- LEMOA gives access, to both countries, to designated military facilities on either side for the purpose of refuelling and replenishment. India and the U.S. already hold large number of joint exercises during which payments are done each time, which is a long and tedious process.
- Under the new agreement, a mechanism will be instituted for book-keeping and payments and officials, who will act as nodal points of contact, will be designated on both sides.
- The agreement will primarily cover four areas — port calls, joint exercises, training and Humanitarian Assistance and Disaster Relief. Any other requirement has to be agreed upon by both sides on a case-by-case basis.
- However, this is not a basing agreement. There will be no basing of the U.S. troops or assets on Indian soil. This is purely a logistical agreement.
What are the foundational agreements for?
- They are meant to build basic ground work and promote interoperability between militaries by creating common standards and systems. They also guide sale and transfer of high-end technologies.
- The other foundational agreements are the Communications Compatibility and Security Agreement (COMCASA) and the Basic Exchange and Cooperation Agreement for Geospatial Information and Services Cooperation (BECA).
- The COMCASA and BECA enable technology transfer and seamless communication between the military systems of the two countries.
- U.S. must support Paris accord’
Source: The Hindu
The nodal climate agency of the United Nations, the UNFCCC, is seeking alternative sources of funding, in the face of likely budget cuts by the United States.
The U.S. government recently postponed a meeting to decide whether to remain in the Paris Agreement. The U.S. government’s budget proposal which aimed at slashing funds for the Global Climate Change Initiative could lead to a reduction of 20% of funding towards the UNFCCC’s operational costs.
- The Paris Agreement is ambitious in several respects. It resolves to hold global temperature rise to “well below 2 degrees Celsius” above pre-industrial levels and to pursue efforts towards a 1.5 degrees C temperature limit.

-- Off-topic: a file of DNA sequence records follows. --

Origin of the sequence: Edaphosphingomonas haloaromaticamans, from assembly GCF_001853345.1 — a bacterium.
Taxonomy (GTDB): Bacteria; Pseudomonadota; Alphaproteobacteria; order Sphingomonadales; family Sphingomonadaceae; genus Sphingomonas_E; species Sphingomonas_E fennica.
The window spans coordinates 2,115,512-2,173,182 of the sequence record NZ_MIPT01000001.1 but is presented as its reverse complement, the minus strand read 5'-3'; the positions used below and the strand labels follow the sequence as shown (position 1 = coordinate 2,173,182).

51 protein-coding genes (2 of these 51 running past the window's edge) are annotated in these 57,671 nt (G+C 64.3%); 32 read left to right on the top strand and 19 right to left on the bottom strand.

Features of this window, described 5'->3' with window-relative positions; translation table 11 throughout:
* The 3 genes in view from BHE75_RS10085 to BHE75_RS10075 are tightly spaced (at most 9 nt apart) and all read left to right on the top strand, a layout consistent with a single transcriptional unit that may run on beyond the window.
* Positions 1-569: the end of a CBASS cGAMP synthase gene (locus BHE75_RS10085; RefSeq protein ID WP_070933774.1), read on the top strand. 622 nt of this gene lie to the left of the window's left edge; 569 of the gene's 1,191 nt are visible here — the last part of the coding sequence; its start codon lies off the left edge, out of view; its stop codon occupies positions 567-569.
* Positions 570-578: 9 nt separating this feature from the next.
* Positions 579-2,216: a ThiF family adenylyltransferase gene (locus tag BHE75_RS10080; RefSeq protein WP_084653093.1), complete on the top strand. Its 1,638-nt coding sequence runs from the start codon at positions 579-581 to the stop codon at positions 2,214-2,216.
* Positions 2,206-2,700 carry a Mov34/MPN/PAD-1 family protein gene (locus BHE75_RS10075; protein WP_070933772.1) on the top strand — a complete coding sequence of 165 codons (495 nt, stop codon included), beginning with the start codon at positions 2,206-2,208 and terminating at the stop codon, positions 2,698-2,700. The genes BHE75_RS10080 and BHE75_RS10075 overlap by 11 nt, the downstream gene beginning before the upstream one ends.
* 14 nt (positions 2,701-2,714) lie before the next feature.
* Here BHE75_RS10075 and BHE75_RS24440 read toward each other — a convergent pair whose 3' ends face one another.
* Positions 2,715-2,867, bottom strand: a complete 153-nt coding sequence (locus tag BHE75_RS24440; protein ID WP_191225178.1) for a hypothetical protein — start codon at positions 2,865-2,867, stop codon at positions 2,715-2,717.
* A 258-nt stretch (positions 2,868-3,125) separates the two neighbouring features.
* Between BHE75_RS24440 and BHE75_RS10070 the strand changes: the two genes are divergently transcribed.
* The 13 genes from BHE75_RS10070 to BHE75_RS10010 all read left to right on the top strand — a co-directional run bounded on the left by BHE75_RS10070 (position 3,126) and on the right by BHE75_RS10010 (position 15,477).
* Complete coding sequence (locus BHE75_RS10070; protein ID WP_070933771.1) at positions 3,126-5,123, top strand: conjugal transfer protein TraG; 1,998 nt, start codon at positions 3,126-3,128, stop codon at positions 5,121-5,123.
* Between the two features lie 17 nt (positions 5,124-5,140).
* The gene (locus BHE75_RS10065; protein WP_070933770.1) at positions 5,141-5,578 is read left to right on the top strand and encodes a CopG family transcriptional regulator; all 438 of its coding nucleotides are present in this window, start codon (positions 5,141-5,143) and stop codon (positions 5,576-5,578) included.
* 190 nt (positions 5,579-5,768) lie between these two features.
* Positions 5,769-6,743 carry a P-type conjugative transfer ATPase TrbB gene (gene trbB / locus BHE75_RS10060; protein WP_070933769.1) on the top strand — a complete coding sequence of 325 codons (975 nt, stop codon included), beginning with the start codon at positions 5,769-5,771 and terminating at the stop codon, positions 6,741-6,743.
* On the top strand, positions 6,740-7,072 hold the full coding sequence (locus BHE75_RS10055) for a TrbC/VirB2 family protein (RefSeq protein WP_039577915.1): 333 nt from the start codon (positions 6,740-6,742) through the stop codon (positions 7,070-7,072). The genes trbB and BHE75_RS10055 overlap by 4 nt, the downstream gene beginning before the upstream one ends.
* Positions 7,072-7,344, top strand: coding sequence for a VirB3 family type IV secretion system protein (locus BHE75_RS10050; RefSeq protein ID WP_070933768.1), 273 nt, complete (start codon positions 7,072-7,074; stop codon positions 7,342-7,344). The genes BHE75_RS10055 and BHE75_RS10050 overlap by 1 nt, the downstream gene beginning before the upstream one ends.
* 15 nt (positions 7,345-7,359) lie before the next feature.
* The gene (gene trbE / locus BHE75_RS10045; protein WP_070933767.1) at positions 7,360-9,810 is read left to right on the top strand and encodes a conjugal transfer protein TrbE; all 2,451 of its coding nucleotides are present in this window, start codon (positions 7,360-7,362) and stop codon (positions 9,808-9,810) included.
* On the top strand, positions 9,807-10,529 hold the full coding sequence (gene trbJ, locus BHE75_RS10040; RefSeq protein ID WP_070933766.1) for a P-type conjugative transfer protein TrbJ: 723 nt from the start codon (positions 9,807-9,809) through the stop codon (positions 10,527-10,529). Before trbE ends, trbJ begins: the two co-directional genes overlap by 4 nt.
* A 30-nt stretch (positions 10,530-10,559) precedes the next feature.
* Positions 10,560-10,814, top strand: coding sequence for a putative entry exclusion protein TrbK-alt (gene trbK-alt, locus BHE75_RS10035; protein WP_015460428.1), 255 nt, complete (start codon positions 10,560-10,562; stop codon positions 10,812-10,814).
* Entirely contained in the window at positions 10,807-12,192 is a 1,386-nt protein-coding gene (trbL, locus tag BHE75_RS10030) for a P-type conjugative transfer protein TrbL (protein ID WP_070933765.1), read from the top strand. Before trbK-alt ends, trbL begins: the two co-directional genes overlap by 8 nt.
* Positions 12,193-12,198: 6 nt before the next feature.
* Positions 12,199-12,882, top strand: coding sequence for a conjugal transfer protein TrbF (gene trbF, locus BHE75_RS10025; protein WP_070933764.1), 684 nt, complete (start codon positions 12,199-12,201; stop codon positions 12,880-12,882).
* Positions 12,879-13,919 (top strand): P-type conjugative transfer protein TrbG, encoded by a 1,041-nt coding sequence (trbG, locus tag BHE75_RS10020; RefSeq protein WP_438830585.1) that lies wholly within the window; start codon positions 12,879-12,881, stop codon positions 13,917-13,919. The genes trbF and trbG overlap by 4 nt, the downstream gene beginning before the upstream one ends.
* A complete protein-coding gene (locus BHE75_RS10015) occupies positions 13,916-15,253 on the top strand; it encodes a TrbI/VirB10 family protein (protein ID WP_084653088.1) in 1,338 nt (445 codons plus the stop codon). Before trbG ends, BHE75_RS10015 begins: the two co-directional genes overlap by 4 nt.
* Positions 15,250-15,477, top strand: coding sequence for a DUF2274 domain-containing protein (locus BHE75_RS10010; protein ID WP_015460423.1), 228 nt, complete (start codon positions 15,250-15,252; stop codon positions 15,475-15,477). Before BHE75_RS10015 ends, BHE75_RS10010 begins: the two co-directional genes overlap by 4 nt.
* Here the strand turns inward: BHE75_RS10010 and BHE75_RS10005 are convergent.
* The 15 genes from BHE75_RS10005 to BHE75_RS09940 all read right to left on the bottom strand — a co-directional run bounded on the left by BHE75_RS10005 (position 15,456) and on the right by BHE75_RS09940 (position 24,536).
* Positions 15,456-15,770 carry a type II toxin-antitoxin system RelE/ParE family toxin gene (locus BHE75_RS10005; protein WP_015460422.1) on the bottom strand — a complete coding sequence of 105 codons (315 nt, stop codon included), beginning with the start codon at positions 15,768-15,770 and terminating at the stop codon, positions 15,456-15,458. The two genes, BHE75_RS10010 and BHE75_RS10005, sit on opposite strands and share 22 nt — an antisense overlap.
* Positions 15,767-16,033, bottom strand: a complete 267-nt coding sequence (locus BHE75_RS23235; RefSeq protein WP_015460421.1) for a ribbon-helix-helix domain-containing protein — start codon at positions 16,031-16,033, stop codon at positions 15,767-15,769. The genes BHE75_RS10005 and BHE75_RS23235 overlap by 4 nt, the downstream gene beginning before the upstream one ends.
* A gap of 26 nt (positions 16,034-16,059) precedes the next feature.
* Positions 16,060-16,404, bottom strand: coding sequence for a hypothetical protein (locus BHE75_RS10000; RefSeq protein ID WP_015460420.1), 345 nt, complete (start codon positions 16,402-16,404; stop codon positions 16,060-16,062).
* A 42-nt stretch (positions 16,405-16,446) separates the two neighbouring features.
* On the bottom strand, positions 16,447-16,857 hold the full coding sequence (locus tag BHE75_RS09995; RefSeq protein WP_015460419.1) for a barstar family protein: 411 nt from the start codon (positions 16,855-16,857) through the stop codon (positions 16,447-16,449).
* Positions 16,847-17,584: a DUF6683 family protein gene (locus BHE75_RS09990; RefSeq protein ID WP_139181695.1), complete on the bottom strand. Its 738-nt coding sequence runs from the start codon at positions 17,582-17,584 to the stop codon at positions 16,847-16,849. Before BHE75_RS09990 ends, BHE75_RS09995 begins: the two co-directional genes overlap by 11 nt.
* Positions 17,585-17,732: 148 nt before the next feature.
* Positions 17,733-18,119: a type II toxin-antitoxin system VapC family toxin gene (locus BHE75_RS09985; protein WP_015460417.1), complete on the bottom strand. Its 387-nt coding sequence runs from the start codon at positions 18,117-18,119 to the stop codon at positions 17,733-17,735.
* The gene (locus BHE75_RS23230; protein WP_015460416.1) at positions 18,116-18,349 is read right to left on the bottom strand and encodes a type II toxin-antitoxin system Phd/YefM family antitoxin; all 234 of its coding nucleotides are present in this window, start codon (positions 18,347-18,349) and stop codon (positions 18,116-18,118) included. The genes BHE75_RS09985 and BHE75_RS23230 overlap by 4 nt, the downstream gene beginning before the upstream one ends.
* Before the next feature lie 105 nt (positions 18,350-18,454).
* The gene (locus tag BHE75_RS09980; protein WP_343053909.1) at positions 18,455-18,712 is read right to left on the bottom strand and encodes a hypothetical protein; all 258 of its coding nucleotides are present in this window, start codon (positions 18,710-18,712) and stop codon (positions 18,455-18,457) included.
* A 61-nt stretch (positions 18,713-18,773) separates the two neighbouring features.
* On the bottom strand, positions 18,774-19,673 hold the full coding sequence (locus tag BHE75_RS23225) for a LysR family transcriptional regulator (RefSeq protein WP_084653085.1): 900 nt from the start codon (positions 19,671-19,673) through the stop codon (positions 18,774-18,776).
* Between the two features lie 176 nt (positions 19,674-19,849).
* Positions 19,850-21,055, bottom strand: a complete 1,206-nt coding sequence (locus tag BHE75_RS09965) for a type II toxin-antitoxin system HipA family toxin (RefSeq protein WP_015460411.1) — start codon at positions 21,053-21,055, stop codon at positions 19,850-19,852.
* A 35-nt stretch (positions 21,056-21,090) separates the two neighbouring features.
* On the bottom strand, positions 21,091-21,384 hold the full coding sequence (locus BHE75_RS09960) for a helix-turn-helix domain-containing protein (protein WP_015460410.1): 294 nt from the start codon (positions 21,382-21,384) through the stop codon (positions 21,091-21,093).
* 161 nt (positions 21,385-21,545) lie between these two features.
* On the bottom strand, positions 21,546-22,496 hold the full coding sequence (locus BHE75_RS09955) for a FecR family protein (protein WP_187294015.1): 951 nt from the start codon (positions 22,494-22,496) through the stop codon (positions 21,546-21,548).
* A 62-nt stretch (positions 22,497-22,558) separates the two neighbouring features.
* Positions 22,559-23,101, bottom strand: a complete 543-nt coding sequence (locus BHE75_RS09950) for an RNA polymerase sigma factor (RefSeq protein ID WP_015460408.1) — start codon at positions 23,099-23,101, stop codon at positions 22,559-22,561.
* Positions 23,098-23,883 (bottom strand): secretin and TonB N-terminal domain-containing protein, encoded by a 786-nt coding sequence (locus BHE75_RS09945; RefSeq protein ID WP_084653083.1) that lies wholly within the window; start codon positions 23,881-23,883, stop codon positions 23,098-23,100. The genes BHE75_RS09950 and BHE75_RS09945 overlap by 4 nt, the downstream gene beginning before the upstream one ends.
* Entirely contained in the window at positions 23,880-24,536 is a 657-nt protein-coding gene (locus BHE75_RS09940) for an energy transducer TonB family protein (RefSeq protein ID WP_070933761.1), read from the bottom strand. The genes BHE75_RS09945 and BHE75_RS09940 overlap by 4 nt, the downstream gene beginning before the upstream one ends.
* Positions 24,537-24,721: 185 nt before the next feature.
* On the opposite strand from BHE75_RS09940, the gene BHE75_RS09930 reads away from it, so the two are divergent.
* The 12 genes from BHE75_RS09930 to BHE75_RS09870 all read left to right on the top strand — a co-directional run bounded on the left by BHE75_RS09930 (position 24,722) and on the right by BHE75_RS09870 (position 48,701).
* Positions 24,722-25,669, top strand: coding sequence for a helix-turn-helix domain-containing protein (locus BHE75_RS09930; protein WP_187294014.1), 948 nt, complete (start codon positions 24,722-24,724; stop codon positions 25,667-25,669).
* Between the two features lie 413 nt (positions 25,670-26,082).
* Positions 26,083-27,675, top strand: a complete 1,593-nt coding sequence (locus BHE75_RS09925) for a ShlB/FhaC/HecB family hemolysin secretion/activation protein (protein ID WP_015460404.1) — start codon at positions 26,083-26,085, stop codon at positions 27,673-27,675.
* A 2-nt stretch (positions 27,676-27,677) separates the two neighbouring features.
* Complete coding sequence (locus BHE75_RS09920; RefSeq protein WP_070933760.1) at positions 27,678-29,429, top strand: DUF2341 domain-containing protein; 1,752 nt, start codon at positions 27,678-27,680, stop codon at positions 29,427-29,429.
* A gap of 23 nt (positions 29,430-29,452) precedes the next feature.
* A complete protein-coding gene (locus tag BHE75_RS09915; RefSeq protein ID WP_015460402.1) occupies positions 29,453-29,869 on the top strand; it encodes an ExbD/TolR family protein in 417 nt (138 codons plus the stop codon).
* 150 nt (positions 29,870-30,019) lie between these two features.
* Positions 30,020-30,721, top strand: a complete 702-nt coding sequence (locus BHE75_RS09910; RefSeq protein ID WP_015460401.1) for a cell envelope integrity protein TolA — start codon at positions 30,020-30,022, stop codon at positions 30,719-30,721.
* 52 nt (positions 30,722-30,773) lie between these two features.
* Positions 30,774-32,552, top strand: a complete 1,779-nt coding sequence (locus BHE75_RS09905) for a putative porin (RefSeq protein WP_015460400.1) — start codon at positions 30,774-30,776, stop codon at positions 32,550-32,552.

- This ambitious goal is complemented by a binding obligation to submit mitigation contributions every five years and to pursue domestic measures to achieve them. For every five-year cycle, states must put forward contributions more ambitious than their last.
- To ensure delivery, the agreement puts in place a robust transparency framework. States will provide information on the implementation of their contributions, which is then subject to a technical expert review process. In addition, the agreement envisages a “global stocktake” every five years to assess collective progress towards long-term goals.
- Significantly, the global stocktake will also take into account “equity” — thus paving the way for conversation on burden-sharing between nations.
- The agreement puts in place strong top-down elements that are expected to discipline self-determination and enhance ambition. The agreement also recognises the fact that the global temperature goal must be achieved in the context of sustainable development and poverty eradication.
- The Paris agreement presses countries as far as they could on differentiation and finance. The agreement includes a provision requiring developed countries to send $100 billion annually to their developing counterparts beginning in 2020. This figure is expected to increase with time.
- After Mars, ISRO decides it’s time to probe Venus:
Source: The Hindu
- The Indian Space Research Organisation (ISRO) has invited scientists to suggest studies for a potential orbiter mission to Venus – somewhat similar to the one that landed in Mars in 2013.
- ISRO plans to send a spacecraft that will initially go around Venus in an elliptical orbit before getting closer to the ‘Yellow Planet’. It will carry instruments weighing 175 kg and using 500W of power.
- Venus, the second planet from the Sun, comes closest to Earth roughly every 583 days, or about 19 months.
- Venus, our closest planetary neighbour, is similar to Earth in many aspects. However, it takes only 225 days to revolve around the Sun. Secondly, the surface is very hot due to nearness to the Sun.
- Ever since the then USSR sent the Venera mission to Venus in February 1961, there have been close to 30 missions to the planet, the last one being Japan’s Akatsuki in 2010. These comprised orbiters, landers, atmospheric probes and fly-bys.
- The erstwhile Soviet Union tops the list with 16 Veneras and two Vegas. The US had Mariner, Pioneer and Magellan missions.